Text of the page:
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Trump impeachment trial to wind down after Senate blocks calling witnesses

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Trump impeachment trial to wind down after Senate blocks calling witnesses
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عکس از ای پی - Julio Cortez
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The impeachment trial of President Donald Trump is all but over after the US Senate passed a motion against calling witnesses to testify, meaning the process is now expected to wrap up next week.

The Republican-controlled Senate voted 51-49 against Democrats' calls for new witnesses. The result was expected after GOP Sen. Lamar Alexander said he was against seeking new evidence.

"I didn't need any more evidence because I thought it was proved that the president did what he was charged with doing," Alexander told reporters. ``"But that didn't rise to the level of an impeachable offence."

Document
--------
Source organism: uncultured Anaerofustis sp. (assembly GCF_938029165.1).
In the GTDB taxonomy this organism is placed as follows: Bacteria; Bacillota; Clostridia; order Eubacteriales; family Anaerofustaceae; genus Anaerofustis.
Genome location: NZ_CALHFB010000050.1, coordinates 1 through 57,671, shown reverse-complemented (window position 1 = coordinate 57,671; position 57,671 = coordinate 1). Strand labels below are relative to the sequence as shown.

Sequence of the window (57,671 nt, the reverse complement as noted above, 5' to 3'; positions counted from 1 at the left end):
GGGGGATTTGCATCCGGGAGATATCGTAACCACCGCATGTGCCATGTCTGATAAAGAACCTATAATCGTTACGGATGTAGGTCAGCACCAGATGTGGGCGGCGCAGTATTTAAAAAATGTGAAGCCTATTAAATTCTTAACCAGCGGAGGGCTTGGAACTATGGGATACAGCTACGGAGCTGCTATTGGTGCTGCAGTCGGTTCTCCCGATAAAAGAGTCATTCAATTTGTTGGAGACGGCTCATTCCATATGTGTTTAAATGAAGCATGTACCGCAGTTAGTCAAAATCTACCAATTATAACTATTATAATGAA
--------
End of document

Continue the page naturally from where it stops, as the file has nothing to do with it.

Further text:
It was an upset for Democrats who believe some witnesses have incriminating evidence of Donald Trump abusing his presidential powers. In particular, they wanted former national security advisor John Bolton to testify.

The New York Times has reported that a draft of his forthcoming book shows that the US president directed him to pressure Ukraine into digging up damaging information on political opponents.

The Senate Democratic leader, Chuck Schumer, was highly critical of the decision to reject witness testimony, calling it a "tragedy."

"America will remember this day, unfortunately, where the Senate did not live up to its responsibilities," he said.

Closing arguments in the trial will take place on Monday and Tuesday followed by a final vote on Wednesday. An acquittal looks highly likely.

Trump would need two-thirds of Senators to vote against him in order to be found guilty.

A White House aide said Trump is gratified the Senate will set a schedule for a vote as quickly as possible adding that he does "not believe that schedule interferes with his ability to deliver a strong, confident State of the Union next week."

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